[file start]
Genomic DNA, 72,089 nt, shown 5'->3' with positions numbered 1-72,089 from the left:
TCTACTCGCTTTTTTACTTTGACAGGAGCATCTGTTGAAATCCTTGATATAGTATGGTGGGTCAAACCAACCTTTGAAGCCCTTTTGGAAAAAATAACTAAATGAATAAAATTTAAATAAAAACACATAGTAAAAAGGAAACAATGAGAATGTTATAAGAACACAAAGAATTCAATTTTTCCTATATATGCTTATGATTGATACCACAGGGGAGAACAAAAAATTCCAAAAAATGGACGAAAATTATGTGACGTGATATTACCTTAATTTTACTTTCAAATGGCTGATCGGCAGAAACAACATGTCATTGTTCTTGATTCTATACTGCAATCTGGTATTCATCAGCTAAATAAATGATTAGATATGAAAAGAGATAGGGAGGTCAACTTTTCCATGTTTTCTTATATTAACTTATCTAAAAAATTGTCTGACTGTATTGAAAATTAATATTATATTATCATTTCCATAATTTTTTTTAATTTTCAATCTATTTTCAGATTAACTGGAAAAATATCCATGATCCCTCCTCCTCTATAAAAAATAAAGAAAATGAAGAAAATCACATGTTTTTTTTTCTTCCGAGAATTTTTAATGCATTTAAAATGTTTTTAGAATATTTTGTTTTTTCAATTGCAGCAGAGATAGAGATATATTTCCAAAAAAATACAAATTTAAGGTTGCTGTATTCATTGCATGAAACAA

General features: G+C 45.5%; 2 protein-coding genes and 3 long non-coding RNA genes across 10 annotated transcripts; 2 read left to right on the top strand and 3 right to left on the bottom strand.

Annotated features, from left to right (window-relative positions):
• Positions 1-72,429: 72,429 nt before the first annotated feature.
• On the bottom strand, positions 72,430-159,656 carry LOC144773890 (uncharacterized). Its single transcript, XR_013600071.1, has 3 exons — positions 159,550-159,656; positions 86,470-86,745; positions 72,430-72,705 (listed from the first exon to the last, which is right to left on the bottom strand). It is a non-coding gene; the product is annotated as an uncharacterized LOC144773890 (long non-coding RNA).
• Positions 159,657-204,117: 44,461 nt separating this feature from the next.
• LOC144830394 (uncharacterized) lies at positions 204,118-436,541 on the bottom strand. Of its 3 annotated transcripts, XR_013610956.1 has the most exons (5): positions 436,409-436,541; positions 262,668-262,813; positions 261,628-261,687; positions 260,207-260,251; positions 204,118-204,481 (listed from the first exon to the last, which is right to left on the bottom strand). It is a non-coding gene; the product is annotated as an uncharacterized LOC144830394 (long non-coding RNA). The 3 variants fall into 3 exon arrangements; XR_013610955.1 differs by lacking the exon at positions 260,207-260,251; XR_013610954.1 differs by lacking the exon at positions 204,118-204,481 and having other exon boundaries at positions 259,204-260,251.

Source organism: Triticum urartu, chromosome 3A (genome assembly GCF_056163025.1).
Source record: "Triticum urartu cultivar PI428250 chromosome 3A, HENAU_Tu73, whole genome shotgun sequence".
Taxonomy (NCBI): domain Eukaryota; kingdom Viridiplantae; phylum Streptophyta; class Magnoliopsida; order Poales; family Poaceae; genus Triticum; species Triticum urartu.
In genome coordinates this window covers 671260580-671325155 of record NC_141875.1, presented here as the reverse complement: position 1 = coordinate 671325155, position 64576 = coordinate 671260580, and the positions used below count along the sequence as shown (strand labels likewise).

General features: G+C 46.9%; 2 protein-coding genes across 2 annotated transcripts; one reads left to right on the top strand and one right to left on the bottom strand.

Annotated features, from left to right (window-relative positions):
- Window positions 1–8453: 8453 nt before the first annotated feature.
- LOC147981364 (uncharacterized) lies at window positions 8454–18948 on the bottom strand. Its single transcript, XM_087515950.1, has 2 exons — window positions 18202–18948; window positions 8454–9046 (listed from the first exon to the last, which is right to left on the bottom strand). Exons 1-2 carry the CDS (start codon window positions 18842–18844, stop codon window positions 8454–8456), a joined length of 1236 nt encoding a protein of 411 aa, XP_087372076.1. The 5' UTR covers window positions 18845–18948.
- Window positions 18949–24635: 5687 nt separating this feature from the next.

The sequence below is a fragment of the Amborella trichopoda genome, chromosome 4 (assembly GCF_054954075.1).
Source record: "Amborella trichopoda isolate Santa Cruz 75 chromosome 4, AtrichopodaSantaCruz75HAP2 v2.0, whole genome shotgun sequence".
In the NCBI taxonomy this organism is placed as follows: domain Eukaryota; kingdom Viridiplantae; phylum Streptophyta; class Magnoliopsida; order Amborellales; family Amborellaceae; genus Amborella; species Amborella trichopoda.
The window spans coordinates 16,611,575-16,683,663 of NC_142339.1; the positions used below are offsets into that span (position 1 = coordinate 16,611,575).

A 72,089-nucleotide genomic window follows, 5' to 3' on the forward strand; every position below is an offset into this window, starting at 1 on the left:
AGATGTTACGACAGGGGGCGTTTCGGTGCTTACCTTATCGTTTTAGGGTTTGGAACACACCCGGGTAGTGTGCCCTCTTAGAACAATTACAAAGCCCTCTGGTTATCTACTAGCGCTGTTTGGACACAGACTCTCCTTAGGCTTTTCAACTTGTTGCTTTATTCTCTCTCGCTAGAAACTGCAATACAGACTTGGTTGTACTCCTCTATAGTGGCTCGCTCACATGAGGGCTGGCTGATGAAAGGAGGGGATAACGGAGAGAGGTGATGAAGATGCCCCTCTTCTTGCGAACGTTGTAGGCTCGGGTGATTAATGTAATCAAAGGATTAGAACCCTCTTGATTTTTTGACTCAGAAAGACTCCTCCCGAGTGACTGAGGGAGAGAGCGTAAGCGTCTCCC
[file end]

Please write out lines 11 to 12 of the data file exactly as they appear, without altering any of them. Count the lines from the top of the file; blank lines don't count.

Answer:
Taxonomy (NCBI): domain Eukaryota; kingdom Viridiplantae; phylum Streptophyta; class Magnoliopsida; order Poales; family Poaceae; genus Triticum; species Triticum urartu.
In genome coordinates this window covers 671260580-671325155 of record NC_141875.1, presented here as the reverse complement: position 1 = coordinate 671325155, position 64576 = coordinate 671260580, and the positions used below count along the sequence as shown (strand labels likewise).